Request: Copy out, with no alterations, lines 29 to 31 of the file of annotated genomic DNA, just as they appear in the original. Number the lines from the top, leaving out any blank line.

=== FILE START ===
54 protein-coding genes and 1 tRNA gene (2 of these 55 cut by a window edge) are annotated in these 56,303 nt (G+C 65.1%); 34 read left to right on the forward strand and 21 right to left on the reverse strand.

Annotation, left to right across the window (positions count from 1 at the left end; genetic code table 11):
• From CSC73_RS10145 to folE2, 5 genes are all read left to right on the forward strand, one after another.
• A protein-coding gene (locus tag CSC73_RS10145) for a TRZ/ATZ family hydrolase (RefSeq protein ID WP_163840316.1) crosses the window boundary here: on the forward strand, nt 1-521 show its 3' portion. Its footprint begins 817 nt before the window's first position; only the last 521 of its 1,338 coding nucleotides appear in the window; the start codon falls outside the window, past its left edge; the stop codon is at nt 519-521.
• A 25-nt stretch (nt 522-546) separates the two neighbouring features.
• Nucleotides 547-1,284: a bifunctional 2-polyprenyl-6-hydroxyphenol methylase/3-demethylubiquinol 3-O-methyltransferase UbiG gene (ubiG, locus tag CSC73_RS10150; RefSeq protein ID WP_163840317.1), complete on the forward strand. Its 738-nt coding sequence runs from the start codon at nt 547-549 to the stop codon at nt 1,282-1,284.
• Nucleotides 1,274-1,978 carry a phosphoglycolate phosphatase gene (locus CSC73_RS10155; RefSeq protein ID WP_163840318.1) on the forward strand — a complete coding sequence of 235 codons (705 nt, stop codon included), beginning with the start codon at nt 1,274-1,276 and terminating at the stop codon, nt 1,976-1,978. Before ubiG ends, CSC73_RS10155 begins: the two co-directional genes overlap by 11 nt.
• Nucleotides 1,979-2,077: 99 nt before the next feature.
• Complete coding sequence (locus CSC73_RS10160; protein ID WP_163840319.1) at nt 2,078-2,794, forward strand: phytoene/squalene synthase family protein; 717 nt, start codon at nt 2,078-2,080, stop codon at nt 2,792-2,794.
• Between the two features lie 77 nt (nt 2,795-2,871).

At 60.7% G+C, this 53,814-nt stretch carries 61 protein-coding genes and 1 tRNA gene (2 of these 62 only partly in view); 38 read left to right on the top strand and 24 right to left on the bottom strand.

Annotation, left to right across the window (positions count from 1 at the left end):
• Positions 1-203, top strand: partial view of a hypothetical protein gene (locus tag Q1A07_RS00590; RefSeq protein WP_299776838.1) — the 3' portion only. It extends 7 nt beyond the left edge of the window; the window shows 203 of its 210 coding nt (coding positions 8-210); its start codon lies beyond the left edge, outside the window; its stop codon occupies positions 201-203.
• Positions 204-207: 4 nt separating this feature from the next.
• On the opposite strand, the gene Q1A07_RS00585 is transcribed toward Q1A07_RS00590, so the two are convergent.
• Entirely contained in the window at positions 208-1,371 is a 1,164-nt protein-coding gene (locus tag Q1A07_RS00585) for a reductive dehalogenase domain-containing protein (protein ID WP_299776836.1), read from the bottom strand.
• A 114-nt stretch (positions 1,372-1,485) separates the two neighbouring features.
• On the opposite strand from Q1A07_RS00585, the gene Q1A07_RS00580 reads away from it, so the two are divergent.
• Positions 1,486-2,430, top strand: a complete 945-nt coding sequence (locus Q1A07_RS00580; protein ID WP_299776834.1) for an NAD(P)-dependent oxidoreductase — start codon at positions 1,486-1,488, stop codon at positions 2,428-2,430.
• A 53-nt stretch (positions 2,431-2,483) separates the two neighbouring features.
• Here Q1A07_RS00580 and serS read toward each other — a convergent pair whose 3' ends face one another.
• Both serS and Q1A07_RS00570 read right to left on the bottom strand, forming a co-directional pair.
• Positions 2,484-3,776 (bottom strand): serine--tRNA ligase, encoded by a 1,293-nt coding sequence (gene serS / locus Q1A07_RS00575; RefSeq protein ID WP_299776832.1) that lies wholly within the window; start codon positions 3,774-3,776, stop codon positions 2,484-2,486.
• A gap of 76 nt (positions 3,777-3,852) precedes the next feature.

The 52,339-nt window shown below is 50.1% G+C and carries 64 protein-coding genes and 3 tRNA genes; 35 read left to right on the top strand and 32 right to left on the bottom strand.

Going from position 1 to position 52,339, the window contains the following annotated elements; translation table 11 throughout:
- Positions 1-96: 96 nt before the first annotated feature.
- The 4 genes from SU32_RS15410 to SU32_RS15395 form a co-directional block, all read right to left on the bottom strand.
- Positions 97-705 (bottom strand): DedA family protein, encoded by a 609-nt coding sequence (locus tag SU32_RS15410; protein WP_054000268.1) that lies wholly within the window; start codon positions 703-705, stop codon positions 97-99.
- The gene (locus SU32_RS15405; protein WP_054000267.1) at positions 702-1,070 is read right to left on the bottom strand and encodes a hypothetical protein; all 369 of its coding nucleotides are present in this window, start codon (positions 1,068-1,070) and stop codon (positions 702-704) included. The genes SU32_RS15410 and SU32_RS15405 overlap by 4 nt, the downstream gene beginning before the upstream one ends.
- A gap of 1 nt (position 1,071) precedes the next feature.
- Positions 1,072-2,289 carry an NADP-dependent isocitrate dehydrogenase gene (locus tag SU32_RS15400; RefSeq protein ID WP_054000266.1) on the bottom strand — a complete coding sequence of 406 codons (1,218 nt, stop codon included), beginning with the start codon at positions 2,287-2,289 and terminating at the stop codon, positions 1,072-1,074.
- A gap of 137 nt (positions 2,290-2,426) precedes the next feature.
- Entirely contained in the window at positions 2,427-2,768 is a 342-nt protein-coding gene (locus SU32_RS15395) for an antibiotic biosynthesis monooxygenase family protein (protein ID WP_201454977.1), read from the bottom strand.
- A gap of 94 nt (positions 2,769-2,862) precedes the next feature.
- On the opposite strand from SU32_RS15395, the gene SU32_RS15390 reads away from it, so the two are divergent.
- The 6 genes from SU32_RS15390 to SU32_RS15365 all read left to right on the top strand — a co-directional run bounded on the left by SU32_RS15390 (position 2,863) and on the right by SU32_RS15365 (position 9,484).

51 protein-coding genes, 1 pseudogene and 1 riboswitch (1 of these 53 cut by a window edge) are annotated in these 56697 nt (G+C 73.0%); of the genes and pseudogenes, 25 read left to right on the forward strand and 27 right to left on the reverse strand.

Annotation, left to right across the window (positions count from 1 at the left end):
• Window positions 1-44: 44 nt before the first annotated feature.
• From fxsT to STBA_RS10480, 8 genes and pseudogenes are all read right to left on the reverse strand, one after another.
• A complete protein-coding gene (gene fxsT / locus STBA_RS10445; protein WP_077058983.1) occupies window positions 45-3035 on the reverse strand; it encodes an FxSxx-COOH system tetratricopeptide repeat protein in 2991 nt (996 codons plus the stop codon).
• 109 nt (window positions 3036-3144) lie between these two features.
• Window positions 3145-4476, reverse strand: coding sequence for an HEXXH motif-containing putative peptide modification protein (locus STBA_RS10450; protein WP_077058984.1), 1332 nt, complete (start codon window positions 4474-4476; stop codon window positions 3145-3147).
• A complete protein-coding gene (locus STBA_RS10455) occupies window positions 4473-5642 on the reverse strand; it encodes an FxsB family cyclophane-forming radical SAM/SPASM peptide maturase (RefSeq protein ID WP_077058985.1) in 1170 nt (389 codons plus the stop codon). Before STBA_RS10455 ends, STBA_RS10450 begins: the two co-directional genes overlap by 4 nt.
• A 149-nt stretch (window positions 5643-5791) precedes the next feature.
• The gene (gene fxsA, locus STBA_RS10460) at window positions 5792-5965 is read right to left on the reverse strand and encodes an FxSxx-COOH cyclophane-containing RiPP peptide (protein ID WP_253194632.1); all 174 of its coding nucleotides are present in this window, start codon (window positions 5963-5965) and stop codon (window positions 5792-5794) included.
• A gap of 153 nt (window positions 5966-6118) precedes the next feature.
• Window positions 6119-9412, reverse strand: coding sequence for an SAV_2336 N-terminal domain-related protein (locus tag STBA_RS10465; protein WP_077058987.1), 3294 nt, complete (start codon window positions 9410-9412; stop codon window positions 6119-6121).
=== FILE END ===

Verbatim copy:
- Positions 97-705 (bottom strand): DedA family protein, encoded by a 609-nt coding sequence (locus tag SU32_RS15410; protein WP_054000268.1) that lies wholly within the window; start codon positions 703-705, stop codon positions 97-99.
- The gene (locus SU32_RS15405; protein WP_054000267.1) at positions 702-1,070 is read right to left on the bottom strand and encodes a hypothetical protein; all 369 of its coding nucleotides are present in this window, start codon (positions 1,068-1,070) and stop codon (positions 702-704) included. The genes SU32_RS15410 and SU32_RS15405 overlap by 4 nt, the downstream gene beginning before the upstream one ends.
- A gap of 1 nt (position 1,071) precedes the next feature.